Hall Pass

Hall Pass is no comedic genius. The jokes are infantile, scatological and R-rated shocking. There's pot, booze, chicks, cheesy pick-up lines, uncovered body parts and a stereotype cornucopia. Yet, it isn't half as bad as it could have been. With a shockingly aged Owen Wilson, and a rather bemused Jason Sudeikis, Hall Pass seems to take the mission of extracting a snicker from the audience as its one and only objective. Which it manages to achieve, even if it is at a significant cost.

Rick and Fred are the two middle aged men, played by Wilson and Sudeikis, who are firmly stuck in the geeky college obsession with sex and women. In their self-perpetuating mythical image, they see themselves as conquerors of concubines forced to settle into lives of married American suburban males. Powered by each others ability to blow hot air, and oblivious to their childishness, they find themselves in more than one silly escapade that exasperates their spouses - Maggie (Jenna Fischer) and Grace (Christina Applegate). This finally earns them a strange sort of mental cleanse - a week's pass from marriage that they could use to do anything at all. And get "it" out of their systems.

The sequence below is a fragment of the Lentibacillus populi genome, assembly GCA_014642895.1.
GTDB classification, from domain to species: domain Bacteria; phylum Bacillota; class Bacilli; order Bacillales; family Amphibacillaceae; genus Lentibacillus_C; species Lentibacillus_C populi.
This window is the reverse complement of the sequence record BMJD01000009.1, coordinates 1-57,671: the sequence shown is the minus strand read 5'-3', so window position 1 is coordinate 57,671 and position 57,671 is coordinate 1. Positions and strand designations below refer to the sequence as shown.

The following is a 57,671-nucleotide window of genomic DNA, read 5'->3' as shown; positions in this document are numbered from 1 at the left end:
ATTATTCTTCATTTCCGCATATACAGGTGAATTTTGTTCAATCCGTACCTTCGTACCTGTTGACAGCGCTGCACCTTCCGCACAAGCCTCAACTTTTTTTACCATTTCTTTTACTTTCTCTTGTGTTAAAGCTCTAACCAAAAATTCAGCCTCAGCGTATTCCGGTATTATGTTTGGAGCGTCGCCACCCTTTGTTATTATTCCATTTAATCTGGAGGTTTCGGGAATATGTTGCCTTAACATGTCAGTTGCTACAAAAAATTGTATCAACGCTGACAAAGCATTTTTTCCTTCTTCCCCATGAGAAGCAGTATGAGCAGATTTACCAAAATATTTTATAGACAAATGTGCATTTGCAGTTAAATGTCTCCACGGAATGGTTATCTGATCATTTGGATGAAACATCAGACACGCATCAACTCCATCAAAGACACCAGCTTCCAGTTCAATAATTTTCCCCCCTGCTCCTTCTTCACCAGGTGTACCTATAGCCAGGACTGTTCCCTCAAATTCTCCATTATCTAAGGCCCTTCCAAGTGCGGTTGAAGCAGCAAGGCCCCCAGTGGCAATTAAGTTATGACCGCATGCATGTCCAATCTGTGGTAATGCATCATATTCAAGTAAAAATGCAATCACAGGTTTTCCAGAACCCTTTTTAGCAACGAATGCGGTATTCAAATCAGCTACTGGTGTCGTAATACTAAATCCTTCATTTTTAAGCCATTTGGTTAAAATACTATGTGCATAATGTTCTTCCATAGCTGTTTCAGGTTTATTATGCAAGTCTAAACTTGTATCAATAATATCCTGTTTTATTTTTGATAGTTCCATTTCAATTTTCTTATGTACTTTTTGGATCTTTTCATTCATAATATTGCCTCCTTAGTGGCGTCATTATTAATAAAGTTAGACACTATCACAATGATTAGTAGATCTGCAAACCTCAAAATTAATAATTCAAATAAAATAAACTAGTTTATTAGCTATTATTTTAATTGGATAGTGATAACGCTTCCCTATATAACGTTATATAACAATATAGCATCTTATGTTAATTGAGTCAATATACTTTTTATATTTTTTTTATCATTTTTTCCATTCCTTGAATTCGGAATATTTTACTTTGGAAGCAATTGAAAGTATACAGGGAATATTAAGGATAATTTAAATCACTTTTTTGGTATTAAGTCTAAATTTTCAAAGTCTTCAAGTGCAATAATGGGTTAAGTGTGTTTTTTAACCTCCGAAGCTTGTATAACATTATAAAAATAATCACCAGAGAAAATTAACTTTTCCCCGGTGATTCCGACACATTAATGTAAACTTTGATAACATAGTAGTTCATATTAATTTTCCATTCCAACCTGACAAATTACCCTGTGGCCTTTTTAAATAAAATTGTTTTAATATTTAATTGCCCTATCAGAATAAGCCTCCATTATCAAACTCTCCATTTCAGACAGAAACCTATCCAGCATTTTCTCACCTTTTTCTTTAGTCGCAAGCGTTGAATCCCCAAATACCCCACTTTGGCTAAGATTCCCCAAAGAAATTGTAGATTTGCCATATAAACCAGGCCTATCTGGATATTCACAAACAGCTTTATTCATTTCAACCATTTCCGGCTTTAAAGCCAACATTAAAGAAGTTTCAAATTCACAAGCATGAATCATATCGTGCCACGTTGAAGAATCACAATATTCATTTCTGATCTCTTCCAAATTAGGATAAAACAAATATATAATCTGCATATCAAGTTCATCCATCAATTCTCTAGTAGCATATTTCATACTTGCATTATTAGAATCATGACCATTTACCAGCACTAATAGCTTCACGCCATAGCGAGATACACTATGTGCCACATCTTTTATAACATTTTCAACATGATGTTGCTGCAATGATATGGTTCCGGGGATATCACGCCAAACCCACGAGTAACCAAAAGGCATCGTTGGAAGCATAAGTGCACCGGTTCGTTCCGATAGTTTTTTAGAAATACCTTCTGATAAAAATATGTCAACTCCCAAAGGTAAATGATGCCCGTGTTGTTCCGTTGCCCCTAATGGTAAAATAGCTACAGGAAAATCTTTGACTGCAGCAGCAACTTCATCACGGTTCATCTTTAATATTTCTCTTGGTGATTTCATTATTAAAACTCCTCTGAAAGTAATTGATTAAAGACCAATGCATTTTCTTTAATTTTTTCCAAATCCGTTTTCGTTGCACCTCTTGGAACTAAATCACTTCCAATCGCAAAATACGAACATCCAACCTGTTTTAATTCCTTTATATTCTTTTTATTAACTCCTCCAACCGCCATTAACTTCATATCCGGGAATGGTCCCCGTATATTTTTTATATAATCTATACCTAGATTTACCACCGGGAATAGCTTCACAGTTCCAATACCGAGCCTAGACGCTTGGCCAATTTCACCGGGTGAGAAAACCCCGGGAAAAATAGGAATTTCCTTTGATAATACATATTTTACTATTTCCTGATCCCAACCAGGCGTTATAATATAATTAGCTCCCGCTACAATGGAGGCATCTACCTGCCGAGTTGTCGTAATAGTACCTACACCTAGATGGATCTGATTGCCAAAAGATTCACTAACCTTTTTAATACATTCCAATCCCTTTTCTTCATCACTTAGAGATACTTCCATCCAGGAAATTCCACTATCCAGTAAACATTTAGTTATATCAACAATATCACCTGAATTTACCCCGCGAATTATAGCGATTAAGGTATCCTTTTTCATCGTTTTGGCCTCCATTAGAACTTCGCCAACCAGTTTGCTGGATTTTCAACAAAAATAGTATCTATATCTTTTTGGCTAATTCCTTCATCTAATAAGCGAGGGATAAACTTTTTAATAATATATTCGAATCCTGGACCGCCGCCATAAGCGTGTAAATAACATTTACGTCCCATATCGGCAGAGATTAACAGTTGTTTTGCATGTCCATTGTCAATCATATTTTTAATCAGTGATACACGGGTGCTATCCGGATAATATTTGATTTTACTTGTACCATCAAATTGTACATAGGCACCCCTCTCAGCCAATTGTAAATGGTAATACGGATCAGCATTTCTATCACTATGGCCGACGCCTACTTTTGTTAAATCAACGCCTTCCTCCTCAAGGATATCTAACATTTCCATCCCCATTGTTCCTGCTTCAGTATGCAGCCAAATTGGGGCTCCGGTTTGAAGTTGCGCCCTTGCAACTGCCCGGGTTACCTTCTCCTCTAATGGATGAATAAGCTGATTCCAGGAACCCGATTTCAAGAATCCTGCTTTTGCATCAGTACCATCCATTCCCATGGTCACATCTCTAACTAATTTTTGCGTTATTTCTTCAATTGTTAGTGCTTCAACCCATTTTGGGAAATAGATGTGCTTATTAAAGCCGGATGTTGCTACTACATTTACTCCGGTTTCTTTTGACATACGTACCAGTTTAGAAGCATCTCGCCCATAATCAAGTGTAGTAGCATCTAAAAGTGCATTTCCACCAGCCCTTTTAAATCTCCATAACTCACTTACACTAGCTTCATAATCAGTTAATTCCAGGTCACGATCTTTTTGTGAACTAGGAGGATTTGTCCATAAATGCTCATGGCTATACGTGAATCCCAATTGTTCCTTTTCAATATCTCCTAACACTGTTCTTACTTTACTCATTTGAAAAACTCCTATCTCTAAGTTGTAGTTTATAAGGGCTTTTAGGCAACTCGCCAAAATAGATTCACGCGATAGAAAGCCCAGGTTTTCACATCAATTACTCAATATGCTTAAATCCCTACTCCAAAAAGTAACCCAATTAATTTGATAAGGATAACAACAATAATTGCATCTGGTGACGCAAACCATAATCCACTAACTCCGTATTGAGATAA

On cue this releases the two sets of characters required to drive the week to closure - the loser friends and the hot chicks. Powered by Stephen Merchant, Larry Joe Campbell, the friends help prove how out of touch the lead characters are with the world. Right from hunting for chicks in Applebees (a family restaurant) to playing golf after consuming "special" brownies. The jokes are somewhat predictable, but manage to work. The chick-brigade is led by Leigh (Nicky Whelan) and the baby-sitter Paige (Alexandra Daddario). Predictably the moments here are awkward and cheesy.

But the bulk of the comedic heavy lifting is managed between the two main characters and some scenes with a very high shock value. Yes, the movie is R-rated for a reason. And no, without those scenes, the movie would have been left with nothing else of significance.

We went to the movie to make up for last week's disaster of a chick-flick: No Strings Attached, because this, apparently, was a dude-flick. While that classification of the movie displayed a considerable misunderstanding of the term, there is a certain idiocy in the movie that can probably only be enjoyed by men. It is an obstinate refusal to grow up, coupled with a inexplicable attraction to bodily functions, that barely redeems this movie to half the human population.

April 16, 2011


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